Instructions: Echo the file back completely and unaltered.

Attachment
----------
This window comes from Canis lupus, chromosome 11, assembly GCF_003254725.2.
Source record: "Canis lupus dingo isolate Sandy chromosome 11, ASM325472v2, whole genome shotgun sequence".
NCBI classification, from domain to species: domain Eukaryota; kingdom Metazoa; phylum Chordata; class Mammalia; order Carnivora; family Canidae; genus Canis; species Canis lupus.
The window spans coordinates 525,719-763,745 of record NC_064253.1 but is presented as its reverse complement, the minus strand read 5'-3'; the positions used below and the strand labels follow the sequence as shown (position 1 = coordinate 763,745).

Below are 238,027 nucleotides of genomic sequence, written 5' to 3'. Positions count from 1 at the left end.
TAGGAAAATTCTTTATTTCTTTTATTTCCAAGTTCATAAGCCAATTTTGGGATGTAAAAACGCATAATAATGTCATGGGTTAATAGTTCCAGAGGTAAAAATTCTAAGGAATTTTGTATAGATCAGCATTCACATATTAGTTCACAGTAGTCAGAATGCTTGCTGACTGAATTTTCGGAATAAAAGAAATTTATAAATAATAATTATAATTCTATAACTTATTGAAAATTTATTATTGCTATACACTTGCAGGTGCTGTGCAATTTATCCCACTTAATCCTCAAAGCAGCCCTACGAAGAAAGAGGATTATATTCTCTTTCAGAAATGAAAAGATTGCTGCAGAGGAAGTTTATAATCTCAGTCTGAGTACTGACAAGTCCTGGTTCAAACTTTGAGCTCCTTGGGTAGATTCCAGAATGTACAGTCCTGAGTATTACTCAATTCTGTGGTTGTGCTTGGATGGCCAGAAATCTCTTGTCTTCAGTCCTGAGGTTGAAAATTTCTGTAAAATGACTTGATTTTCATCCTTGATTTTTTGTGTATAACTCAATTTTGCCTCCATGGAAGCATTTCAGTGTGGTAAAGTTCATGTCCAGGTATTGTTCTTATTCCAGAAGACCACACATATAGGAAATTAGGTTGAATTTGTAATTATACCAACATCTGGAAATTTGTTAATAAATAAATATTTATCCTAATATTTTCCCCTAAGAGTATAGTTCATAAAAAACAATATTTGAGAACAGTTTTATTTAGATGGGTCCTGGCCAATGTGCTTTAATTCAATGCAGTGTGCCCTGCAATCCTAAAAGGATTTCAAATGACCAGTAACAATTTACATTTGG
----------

This window comes from Canis lupus, chromosome 11, assembly GCF_003254725.2.
Source record: "Canis lupus dingo isolate Sandy chromosome 11, ASM325472v2, whole genome shotgun sequence".
NCBI classification, from domain to species: domain Eukaryota; kingdom Metazoa; phylum Chordata; class Mammalia; order Carnivora; family Canidae; genus Canis; species Canis lupus.
The window spans coordinates 525,719-763,745 of record NC_064253.1 but is presented as its reverse complement, the minus strand read 5'-3'; the positions used below and the strand labels follow the sequence as shown (position 1 = coordinate 763,745).

Below are 238,027 nucleotides of genomic sequence, written 5' to 3'. Positions count from 1 at the left end.
TAGGAAAATTCTTTATTTCTTTTATTTCCAAGTTCATAAGCCAATTTTGGGATGTAAAAACGCATAATAATGTCATGGGTTAATAGTTCCAGAGGTAAAAATTCTAAGGAATTTTGTATAGATCAGCATTCACATATTAGTTCACAGTAGTCAGAATGCTTGCTGACTGAATTTTCGGAATAAAAGAAATTTATAAATAATAATTATAATTCTATAACTTATTGAAAATTTATTATTGCTATACACTTGCAGGTGCTGTGCAATTTATCCCACTTAATCCTCAAAGCAGCCCTACGAAGAAAGAGGATTATATTCTCTTTCAGAAATGAAAAGATTGCTGCAGAGGAAGTTTATAATCTCAGTCTGAGTACTGACAAGTCCTGGTTCAAACTTTGAGCTCCTTGGGTAGATTCCAGAATGTACAGTCCTGAGTATTACTCAATTCTGTGGTTGTGCTTGGATGGCCAGAAATCTCTTGTCTTCAGTCCTGAGGTTGAAAATTTCTGTAAAATGACTTGATTTTCATCCTTGATTTTTTGTGTATAACTCAATTTTGCCTCCATGGAAGCATTTCAGTGTGGTAAAGTTCATGTCCAGGTATTGTTCTTATTCCAGAAGACCACACATATAGGAAATTAGGTTGAATTTGTAATTATACCAACATCTGGAAATTTGTTAATAAATAAATATTTATCCTAATATTTTCCCCTAAGAGTATAGTTCATAAAAAACAATATTTGAGAACAGTTTTATTTAGATGGGTCCTGGCCAATGTGCTTTAATTCAATGCAGTGTGCCCTGCAATCCTAAAAGGATTTCAAATGACCAGTAACAATTTACATTTGG